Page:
|Visited what we dubbed the "Joseph Jensen Memorial Hallway", because Joe could always be found there - many of us spent a lot of time in this hallway chatting|
|Found an old school sharpener to be fascinated by|
We tried to find the spot where we got engaged, but they tore down Heritage Halls and replaced them and I think they redid the whole walkway/water area when they did that, because there were parts of what we remembered there, but the exact spot didn't seem to exist anymore. I think it's nice they at least kept Heritage Halls as the apartment style rather than converting them to dorm style housing, but I was disappointed to see that they just re-named the new Heritage Halls buildings with numbers - those had to have been some of the only buildings on campus named for women.
We took the kids to see Regency apartments, where I lived my junior year and then, for comparison, took them to see Park Place, where Ryan lived for a couple years. They could easily see that Park Place was significantly crappier than Regency. Regency was a unicorn kind of complex because it was incredibly close to campus, relatively nice (not rich kid nice, but quite good compared to a lot of student housing), and not insanely expensive. We had to get up really early to line up for a contract there back in the day.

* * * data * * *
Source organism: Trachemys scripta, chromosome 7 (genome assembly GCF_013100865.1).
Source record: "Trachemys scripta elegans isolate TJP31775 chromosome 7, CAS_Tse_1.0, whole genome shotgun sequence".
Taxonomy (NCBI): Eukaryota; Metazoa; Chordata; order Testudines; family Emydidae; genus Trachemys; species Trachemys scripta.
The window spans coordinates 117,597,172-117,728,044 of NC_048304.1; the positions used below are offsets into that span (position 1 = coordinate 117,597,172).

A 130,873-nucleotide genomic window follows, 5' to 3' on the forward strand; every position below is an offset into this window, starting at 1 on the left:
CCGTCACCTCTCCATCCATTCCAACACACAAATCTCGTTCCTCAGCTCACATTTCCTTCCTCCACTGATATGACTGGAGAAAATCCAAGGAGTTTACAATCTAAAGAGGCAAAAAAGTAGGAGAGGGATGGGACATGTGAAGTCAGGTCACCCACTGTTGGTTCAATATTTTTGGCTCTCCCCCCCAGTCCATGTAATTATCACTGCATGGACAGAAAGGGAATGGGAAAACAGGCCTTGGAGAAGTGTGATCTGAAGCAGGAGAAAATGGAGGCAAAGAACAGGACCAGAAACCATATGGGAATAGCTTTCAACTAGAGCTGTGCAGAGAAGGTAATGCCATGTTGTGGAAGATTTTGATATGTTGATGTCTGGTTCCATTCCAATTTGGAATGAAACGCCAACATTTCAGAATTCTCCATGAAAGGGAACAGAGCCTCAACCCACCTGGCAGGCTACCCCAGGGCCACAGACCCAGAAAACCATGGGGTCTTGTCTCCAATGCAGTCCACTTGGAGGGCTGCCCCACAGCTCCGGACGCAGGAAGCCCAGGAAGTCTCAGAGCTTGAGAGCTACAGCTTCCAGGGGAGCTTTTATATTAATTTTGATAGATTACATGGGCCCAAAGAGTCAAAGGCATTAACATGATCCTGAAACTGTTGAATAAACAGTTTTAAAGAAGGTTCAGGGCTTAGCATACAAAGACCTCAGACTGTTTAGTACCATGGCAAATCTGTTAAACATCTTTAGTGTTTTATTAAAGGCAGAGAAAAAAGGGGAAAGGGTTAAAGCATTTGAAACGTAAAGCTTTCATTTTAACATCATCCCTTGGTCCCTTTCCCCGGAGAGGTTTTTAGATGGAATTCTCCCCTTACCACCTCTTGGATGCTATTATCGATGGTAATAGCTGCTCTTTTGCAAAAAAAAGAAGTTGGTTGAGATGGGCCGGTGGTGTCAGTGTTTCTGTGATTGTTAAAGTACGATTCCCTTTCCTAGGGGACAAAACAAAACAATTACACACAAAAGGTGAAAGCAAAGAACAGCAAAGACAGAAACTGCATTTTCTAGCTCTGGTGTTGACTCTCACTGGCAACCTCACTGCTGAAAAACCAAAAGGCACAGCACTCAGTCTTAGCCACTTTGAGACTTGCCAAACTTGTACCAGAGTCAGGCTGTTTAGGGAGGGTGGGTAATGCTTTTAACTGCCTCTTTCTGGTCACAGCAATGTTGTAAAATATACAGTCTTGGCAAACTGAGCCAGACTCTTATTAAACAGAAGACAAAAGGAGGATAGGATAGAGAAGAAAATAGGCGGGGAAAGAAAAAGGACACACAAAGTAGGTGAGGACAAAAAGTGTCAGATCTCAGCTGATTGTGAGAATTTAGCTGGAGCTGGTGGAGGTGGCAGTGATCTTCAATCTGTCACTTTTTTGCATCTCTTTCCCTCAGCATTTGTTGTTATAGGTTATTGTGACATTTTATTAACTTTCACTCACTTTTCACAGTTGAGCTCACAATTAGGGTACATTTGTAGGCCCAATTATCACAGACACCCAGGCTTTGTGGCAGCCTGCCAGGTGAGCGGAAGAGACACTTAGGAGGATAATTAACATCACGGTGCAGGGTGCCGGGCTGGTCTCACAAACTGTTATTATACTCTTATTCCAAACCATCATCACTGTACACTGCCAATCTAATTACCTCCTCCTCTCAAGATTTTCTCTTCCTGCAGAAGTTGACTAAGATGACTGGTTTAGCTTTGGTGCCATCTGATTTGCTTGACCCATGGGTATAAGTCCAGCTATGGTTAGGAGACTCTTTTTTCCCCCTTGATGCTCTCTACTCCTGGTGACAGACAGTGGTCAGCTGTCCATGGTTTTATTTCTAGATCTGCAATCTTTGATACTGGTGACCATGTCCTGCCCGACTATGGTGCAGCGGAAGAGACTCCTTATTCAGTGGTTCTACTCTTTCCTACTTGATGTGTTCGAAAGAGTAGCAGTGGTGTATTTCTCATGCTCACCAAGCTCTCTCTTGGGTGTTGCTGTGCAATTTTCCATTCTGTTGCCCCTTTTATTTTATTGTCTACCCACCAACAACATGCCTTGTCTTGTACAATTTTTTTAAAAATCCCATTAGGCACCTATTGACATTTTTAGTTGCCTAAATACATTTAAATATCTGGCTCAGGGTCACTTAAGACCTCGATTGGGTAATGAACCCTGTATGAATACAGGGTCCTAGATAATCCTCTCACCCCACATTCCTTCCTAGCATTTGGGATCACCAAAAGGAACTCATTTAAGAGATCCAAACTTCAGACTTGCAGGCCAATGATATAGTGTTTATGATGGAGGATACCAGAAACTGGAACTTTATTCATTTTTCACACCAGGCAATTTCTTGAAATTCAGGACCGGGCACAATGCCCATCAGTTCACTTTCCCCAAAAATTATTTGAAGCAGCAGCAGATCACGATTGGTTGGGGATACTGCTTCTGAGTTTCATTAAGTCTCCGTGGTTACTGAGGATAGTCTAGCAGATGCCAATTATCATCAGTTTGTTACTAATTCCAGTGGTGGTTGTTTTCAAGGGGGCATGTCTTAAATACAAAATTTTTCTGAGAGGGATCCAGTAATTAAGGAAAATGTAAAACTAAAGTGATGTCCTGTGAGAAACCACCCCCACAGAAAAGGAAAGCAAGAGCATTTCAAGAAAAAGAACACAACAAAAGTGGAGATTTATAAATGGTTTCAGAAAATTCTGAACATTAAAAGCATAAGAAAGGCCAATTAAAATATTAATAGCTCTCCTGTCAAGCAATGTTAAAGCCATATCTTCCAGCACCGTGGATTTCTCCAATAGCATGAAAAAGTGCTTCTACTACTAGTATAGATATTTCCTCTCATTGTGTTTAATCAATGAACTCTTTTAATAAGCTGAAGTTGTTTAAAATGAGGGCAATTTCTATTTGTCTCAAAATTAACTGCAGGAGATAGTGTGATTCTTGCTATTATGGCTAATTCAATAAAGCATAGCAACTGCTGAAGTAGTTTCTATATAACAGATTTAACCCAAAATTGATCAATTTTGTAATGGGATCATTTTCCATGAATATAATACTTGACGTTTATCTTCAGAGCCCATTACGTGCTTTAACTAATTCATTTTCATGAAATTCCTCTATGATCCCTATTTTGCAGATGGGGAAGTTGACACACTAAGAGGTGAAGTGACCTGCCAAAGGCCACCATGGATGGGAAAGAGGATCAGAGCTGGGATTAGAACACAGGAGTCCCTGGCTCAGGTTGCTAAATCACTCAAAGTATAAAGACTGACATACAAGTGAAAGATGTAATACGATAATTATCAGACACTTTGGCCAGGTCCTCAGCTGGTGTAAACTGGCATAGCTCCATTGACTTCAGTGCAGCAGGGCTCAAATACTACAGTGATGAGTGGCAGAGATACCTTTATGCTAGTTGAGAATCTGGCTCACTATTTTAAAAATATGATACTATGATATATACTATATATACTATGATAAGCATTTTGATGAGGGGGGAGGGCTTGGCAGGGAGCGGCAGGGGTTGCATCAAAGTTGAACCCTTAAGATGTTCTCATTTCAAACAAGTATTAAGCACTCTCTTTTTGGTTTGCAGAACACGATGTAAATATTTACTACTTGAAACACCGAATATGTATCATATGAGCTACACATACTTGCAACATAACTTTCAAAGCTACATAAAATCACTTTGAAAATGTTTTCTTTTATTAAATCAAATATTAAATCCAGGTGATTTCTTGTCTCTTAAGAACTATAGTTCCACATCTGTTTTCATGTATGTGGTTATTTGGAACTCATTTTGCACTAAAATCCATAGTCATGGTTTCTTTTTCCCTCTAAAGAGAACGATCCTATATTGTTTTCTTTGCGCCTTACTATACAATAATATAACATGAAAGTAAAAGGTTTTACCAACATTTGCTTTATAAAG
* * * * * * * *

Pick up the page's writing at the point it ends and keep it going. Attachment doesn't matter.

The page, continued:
|Ryan and I spent a lot of time talking on that landing before he left my apartment each night|